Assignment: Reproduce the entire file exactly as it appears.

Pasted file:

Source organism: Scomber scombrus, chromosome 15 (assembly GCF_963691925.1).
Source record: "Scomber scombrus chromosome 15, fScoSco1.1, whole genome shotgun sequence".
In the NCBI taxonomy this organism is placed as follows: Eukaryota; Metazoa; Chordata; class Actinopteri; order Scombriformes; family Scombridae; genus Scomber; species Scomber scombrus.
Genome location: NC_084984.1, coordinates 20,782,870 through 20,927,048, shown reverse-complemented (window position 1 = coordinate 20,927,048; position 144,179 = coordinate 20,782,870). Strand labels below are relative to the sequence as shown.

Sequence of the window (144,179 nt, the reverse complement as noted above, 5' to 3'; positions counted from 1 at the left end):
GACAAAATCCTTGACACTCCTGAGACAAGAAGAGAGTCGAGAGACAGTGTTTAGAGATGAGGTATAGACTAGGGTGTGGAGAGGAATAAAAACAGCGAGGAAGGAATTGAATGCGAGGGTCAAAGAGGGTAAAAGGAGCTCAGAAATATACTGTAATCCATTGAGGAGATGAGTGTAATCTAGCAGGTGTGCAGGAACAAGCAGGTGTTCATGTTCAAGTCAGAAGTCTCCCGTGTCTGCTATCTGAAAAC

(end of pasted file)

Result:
Source organism: Scomber scombrus, chromosome 15 (assembly GCF_963691925.1).
Source record: "Scomber scombrus chromosome 15, fScoSco1.1, whole genome shotgun sequence".
In the NCBI taxonomy this organism is placed as follows: Eukaryota; Metazoa; Chordata; class Actinopteri; order Scombriformes; family Scombridae; genus Scomber; species Scomber scombrus.
Genome location: NC_084984.1, coordinates 20,782,870 through 20,927,048, shown reverse-complemented (window position 1 = coordinate 20,927,048; position 144,179 = coordinate 20,782,870). Strand labels below are relative to the sequence as shown.

Sequence of the window (144,179 nt, the reverse complement as noted above, 5' to 3'; positions counted from 1 at the left end):
GACAAAATCCTTGACACTCCTGAGACAAGAAGAGAGTCGAGAGACAGTGTTTAGAGATGAGGTATAGACTAGGGTGTGGAGAGGAATAAAAACAGCGAGGAAGGAATTGAATGCGAGGGTCAAAGAGGGTAAAAGGAGCTCAGAAATATACTGTAATCCATTGAGGAGATGAGTGTAATCTAGCAGGTGTGCAGGAACAAGCAGGTGTTCATGTTCAAGTCAGAAGTCTCCCGTGTCTGCTATCTGAAAAC